Meet the Design Institute of Australia's graduate of the year
Having recently been named the 2015 Design Institute of Australia Graduate of the Year (GOTYA), Visual Communication graduate, George Saad, joins an ever growing list of award-winning UTS students who are being formally recognised by their industry as emerging designers to watch.
Saad also received first prize in the Graphics category for his major project submission, The Minority Report. Presented as a 1960s CIA case file, the winning entry was designed as a cinematic reading experience. It positions the reader in the shoes of the story’s protagonist as they unpack a briefcase of top secret paraphernalia.
Tell us about the inspiration behind The Minority Report.
I really love consuming stories, whether it be in film, theatre, books, podcasts, video games or tv shows. I wanted to create a new way of reading, so I played with the idea of mashing up all these different mediums to create a more immersive experience.
George Saad's winning major project, The Minority Report, presented as a 1960s CIA case file
The reader’s journey is guided by solving a series of codes (printed in UV invisible ink) triggering cassette tape recordings, videos, analysing documents, listening to voicemails, receiving emails and unpacking envelopes of evidence. This immersive experience engages all the senses: the muskiness of an old briefcase, the tactility of letterpressed confidential files, the crackling of tapes and the fragility of worn paper ultimately lead to a memorable adventure.
How did you feel winning the award?
It was so surprising, amazing, but honestly a huge shock. I was already so happy with the result on the night, winning in the Graphics category, that I wasn't even listening when they announced the overall winner. I was not expecting to win anything, so coming away with winner of the Graphics category and overall ‘Graduate of the Year’ was truly a great honour and I still haven't quite accepted it. The whole night was so much fun - I enjoyed networking, talking with some other super creative people and seeing some amazing work on display. It was such a positive night with so much support for graduate work.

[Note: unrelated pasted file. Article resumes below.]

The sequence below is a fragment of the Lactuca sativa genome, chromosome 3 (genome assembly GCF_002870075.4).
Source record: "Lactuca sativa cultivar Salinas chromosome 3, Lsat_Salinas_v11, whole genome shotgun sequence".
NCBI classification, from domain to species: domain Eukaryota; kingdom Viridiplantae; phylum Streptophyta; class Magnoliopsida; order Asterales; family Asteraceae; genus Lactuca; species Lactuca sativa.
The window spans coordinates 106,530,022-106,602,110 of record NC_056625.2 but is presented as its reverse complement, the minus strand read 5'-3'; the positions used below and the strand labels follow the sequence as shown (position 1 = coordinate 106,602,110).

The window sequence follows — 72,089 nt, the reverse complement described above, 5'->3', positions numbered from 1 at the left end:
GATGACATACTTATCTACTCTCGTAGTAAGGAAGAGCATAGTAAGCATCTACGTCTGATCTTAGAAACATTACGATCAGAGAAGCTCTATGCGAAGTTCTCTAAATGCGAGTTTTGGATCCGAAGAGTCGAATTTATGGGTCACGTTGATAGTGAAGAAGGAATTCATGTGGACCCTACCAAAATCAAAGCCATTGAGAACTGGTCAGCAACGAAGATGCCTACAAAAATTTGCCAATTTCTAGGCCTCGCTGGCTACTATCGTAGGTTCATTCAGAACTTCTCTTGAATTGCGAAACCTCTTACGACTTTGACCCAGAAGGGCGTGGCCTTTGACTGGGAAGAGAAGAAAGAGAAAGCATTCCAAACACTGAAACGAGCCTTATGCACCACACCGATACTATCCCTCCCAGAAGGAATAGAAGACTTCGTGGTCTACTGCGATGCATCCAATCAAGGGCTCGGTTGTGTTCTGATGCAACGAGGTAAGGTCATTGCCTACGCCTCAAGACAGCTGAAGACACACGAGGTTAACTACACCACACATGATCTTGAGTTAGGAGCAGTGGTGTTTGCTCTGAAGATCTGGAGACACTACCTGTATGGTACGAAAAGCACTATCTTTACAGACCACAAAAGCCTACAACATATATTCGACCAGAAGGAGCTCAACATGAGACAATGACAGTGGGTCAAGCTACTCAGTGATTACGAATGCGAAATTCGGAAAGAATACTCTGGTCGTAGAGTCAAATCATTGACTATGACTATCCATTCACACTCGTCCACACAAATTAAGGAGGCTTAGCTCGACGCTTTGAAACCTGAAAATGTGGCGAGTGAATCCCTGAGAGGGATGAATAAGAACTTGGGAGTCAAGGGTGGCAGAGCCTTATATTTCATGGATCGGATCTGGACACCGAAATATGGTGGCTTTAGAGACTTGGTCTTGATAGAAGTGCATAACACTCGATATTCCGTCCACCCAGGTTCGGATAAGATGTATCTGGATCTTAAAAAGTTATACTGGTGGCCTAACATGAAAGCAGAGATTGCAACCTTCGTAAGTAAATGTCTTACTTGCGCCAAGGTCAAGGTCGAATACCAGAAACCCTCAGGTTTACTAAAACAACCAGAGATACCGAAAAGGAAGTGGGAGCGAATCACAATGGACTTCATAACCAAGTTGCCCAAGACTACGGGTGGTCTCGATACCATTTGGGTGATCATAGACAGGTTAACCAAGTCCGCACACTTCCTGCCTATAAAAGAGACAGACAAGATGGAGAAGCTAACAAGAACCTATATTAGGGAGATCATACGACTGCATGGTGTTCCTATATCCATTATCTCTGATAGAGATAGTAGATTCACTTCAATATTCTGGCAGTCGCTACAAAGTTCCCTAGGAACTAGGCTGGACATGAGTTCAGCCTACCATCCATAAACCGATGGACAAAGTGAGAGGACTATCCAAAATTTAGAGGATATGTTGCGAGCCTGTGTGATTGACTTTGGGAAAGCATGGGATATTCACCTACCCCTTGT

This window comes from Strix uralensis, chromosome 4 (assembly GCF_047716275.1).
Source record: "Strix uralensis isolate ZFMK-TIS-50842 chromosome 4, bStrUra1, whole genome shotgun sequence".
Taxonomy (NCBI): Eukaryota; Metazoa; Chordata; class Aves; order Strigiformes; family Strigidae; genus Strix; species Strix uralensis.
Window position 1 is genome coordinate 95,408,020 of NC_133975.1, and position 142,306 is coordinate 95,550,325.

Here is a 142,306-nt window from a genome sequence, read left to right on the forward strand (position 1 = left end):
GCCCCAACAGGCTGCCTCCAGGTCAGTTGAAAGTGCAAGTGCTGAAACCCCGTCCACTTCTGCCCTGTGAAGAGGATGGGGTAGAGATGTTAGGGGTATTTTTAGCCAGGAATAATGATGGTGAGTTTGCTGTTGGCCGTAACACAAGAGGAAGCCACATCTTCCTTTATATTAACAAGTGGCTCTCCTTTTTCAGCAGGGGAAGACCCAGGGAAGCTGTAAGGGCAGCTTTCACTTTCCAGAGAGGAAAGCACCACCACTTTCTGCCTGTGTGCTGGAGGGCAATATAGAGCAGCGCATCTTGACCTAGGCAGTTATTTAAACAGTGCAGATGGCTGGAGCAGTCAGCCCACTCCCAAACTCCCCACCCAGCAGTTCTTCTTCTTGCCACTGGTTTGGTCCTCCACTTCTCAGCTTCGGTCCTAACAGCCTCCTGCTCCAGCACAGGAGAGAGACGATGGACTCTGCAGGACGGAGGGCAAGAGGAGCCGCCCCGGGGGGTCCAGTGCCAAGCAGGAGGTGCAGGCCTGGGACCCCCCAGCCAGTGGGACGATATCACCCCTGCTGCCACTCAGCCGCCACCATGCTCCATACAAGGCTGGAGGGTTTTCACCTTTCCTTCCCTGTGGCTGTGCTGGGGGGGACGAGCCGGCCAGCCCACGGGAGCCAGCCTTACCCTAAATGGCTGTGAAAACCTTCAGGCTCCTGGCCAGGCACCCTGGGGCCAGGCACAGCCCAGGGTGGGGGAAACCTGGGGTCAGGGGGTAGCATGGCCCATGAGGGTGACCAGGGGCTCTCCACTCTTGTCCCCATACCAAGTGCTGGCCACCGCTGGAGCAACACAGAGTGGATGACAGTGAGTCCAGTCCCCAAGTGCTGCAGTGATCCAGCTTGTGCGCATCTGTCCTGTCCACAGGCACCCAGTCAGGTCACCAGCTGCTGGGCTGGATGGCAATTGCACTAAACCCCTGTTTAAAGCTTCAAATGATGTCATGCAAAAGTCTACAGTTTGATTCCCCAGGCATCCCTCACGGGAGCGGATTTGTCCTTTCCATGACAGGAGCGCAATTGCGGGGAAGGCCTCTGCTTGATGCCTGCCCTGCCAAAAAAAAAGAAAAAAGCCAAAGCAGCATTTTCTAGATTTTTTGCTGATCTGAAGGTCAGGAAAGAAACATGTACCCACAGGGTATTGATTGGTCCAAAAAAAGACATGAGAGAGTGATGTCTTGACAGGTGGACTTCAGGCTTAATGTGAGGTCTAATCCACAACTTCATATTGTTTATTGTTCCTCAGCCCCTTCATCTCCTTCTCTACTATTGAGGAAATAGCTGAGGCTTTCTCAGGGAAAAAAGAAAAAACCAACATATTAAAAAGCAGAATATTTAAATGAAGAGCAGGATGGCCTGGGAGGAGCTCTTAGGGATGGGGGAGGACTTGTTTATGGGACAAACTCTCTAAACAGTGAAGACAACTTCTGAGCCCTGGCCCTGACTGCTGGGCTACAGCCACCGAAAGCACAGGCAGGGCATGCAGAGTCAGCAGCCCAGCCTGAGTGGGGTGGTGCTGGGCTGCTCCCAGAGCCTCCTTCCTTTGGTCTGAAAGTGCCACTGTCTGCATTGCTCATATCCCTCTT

What attracted you to become a designer after finishing school?
I just wanted to create and make things. I'm rubbish with power tools so I found other ways of getting hands-on. Originally I enjoyed getting on the computer making posters and invitations, but I got bored of that quickly and started looking for other ways to get creative. I get much more excited seeing my ideas come to life than just seeing it on screen.
What was your favourite part of the degree?
I loved having the opportunity to work on so many varied projects; the briefs gave me the flexibility to explore completely different disciplines. My major project would not have happened if I didn’t learn graphics (layout & typography) as well as some web and exhibition design. I loved that every project encouraged me to experiment while still having a little fun and trying out new techniques.
Working on my major project was definitely very tough! I don't think I slept for a solid 15 weeks but it was a once-in-a–lifetime experience to be able to create something I am very proud to show off.
Can you tell us about where you worked during the Professional Experience Program?
I worked at North Sydney Boys High School for six months, producing the school's yearbook. I really enjoyed the brief, having creative control over a 240-page document, but it was tricky having to navigate the politics of a school environment. I would say my professional placement was a little unorthodox compared to others, as I wasn't in a design studio, but it was a great experience learning to deal with a lot of different opinions and working within a system.
Have you secured a job since leaving university?
I was already working part time at D&d Letterpress, which was an amazing asset to have through the last year of my degree. They have been so supportive throughout my honours year and allowed me to experiment on all the equipment for my major project. I’m continuing to work there as well as doing a few freelance jobs.
Finally, any exciting plans for the future?
I would love to further explore interactive fiction as I love fusing multiple disciplines into the one experience. I want to create fun and memorable designs that tell great stories and transport the viewer or reader. I really do think that this is where publishing is moving towards, so perhaps I can just beat them to it. :-)
Thanks for your time, George. Warmest congratulations and we look forward to hearing about your future projects.
The Bachelor of Design in Visual Communication equips students with a global vision of design and access to a broad range of careers in the industry.